"For us let it be enough to know ourselves to be in the place where God wants us, and carry on our work, even though it be no more than the work of an ant, infinitesimally small, and with unforeseeable results."
-- Abbé Monchanin

Monday, October 15, 2007

Charlie Reese recently had a good commentary in the local paper here (The Sentinel-Record). Here are a few extracts:

How can anyone look at the levels of corruption, both public and private, and say this is a Christian nation? We swim in a sea of lies. Preachers with sixfigure incomes, mansions and private jets are about as un-Christian as an ignorant cannibal in Borneo. Warmongering Christians and Christians who preach hate are naturally contradictions of everything Jesus Christ stood for. Multimilliondollar churches whose shadows fall on the poor are a contradiction of Christianity.

Evangelical Christians all too often act like insurance salesmen. As soon as they sell a convert, they forget about him and move on to the next prospect. There is a great deal more to Christianity than selling conversions, but too often the evangelicals act like the operators of a pyramid scheme. Their message to the new convert is, now that I’ve sold you, you go out and sell others. Mouthing the verbal rituals of conversion do not a Christian make. Nor does writing a check fulfill one’s duty as a Christian.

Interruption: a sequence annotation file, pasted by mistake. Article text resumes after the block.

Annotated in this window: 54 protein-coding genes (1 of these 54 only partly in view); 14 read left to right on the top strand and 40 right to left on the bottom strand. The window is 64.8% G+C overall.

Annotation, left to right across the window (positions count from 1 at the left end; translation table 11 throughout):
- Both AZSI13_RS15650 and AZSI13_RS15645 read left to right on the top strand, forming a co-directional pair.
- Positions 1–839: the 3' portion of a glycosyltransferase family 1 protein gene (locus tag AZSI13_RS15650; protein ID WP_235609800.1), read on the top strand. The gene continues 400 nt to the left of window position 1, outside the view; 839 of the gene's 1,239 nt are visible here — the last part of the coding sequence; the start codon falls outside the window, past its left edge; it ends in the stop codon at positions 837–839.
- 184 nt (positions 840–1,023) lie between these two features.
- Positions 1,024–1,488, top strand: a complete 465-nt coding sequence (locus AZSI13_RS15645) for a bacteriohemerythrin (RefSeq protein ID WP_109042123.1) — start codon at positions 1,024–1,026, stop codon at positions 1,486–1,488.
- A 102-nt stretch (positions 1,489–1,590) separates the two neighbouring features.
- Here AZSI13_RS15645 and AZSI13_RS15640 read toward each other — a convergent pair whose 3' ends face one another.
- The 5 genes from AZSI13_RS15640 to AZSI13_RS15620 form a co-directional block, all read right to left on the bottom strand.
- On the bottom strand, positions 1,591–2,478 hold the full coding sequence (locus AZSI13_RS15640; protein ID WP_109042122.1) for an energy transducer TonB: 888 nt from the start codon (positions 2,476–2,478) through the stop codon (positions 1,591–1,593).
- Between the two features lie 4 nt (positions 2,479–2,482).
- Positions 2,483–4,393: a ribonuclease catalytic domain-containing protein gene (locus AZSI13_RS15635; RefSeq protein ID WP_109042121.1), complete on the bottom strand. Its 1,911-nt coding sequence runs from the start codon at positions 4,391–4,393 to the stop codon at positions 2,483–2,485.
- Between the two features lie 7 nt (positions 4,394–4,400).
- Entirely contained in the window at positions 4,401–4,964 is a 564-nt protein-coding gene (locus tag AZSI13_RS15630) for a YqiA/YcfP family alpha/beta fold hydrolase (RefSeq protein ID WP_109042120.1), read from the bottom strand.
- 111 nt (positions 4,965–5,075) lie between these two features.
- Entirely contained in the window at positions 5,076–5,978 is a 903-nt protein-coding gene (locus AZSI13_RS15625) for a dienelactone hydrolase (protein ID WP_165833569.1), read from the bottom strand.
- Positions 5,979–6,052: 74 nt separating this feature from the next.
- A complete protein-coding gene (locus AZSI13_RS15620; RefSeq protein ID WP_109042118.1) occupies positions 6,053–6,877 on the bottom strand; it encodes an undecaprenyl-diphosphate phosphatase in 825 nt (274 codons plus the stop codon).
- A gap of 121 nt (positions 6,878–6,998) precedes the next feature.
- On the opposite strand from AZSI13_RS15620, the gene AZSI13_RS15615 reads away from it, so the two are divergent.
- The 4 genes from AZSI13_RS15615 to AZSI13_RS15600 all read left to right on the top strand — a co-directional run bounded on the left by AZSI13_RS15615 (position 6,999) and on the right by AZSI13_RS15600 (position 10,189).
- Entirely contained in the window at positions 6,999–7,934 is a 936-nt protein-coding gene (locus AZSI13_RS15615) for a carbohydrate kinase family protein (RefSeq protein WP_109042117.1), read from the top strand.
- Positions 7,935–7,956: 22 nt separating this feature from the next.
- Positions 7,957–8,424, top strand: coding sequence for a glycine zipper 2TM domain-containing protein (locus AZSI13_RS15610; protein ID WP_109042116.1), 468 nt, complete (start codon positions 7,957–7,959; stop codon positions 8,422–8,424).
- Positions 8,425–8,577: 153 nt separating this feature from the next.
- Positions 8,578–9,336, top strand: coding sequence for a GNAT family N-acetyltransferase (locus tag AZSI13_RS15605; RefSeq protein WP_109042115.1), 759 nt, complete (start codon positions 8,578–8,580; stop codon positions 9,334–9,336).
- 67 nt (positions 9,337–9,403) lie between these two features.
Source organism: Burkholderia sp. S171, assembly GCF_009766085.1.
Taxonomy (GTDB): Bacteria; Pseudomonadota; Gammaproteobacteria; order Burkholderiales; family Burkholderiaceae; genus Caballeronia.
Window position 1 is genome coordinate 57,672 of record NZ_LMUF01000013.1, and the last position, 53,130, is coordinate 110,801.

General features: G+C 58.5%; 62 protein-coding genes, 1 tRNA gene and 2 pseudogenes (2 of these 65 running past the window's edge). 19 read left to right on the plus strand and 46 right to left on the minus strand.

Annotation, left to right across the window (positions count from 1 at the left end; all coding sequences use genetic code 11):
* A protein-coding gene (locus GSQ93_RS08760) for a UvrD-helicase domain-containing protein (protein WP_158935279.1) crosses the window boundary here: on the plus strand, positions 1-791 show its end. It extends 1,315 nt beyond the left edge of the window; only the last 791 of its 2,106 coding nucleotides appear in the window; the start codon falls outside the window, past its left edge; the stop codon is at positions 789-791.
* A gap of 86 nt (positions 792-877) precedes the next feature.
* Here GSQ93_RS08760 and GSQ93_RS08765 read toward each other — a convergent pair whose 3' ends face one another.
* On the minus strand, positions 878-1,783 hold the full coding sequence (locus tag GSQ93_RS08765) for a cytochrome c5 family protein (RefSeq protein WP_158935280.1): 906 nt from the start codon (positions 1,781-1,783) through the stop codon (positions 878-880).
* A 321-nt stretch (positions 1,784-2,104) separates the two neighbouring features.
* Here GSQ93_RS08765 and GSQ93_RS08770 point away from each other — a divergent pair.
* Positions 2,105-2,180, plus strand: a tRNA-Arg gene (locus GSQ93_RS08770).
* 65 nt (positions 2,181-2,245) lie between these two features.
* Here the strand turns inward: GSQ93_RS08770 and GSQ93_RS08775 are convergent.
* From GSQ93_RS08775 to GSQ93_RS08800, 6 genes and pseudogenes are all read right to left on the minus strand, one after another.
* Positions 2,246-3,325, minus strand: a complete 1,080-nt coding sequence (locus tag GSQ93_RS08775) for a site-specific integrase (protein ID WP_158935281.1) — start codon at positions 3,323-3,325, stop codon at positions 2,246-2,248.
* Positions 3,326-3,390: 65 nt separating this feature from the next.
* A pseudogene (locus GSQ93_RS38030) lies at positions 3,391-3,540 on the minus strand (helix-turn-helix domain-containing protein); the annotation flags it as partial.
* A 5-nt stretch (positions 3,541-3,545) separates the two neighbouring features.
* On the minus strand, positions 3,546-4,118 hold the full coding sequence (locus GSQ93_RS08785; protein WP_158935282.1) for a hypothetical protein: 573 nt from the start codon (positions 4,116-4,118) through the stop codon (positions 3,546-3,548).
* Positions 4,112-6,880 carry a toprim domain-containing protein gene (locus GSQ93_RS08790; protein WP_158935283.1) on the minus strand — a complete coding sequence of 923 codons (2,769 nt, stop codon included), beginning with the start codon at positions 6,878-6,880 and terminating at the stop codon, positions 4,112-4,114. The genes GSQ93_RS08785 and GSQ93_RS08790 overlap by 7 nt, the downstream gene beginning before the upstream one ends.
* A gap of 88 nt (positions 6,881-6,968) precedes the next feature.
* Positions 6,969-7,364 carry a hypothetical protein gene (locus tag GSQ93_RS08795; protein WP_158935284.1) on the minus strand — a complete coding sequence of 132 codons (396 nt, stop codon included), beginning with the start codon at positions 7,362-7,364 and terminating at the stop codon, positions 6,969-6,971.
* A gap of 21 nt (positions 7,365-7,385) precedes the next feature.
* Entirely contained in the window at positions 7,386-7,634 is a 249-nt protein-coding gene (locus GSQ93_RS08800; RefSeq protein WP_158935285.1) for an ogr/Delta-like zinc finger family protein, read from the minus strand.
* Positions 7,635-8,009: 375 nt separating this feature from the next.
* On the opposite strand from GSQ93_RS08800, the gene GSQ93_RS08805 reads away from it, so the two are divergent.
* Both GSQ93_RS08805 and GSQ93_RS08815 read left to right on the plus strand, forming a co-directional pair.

The last thing Americans have to worry about is Christian influence. It is practically nil in the United States. I imagine all the true Christians in America would fit into one of those 5,000-room hotels in Las Ve gas, where, by the way, you can find thousands of nominal Christians seven days a week. Las Vegas is the capital of hedonism.

One ought to be able to tell a Christian by his behavior, demeanor and conversation, and I don’t mean mouthing slogans like "praise Jesus." I challenge you to see if you can do that. The essence of Christianity is love, humility and compassion.

There hasn’t been much of that around ever since a Roman emperor decided to make Christianity a state religion.

I'm sorry to say that he's pretty well got it right. There's not a lot of the Imitation of Christ in what passes for Christianity around here these days. However, a remnant remains and it is beautiful to encounter.

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